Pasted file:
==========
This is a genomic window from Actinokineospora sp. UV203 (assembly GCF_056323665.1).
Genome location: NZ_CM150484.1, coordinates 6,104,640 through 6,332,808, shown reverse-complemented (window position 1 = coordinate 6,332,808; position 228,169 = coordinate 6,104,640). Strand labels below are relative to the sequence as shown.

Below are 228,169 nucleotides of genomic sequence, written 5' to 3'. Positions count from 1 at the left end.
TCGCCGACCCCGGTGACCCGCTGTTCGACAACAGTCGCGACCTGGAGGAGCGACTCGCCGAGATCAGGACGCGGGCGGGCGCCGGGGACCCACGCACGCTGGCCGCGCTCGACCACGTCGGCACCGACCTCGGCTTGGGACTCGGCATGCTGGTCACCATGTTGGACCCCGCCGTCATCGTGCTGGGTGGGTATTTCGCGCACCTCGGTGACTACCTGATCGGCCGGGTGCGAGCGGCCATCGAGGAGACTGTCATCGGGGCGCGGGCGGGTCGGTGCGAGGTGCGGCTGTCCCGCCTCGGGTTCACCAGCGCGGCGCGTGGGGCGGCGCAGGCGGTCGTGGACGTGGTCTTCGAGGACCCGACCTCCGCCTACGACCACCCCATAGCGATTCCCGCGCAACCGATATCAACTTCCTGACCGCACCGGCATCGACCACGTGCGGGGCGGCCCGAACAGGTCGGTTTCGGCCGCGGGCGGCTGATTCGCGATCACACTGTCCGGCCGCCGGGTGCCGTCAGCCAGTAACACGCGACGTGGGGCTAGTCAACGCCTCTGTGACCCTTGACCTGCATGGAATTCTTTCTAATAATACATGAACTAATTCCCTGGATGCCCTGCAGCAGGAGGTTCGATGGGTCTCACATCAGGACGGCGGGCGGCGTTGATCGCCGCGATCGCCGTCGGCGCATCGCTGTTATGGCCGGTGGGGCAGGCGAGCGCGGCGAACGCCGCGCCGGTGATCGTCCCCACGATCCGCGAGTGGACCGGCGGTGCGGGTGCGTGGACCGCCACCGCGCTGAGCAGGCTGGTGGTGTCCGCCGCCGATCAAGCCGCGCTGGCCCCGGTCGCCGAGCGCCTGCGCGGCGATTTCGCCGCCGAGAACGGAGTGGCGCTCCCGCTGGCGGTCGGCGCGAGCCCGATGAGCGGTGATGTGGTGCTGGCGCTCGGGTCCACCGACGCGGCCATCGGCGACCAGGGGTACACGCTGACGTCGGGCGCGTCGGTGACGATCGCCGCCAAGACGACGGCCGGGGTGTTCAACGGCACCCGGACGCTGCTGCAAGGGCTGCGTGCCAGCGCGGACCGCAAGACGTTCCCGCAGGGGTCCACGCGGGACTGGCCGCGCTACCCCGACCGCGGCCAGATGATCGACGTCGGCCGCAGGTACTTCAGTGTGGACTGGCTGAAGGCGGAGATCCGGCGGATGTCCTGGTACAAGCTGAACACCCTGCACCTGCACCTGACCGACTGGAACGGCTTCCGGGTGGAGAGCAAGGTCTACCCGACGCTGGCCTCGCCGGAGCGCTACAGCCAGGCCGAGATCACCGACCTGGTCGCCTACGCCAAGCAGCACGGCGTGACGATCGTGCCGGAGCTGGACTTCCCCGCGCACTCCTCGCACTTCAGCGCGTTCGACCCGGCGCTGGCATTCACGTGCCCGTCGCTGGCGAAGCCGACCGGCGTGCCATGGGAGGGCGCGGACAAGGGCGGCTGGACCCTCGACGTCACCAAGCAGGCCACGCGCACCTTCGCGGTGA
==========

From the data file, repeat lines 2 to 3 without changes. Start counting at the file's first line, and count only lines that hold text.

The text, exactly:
Genome location: NZ_CM150484.1, coordinates 6,104,640 through 6,332,808, shown reverse-complemented (window position 1 = coordinate 6,332,808; position 228,169 = coordinate 6,104,640). Strand labels below are relative to the sequence as shown.

Below are 228,169 nucleotides of genomic sequence, written 5' to 3'. Positions count from 1 at the left end.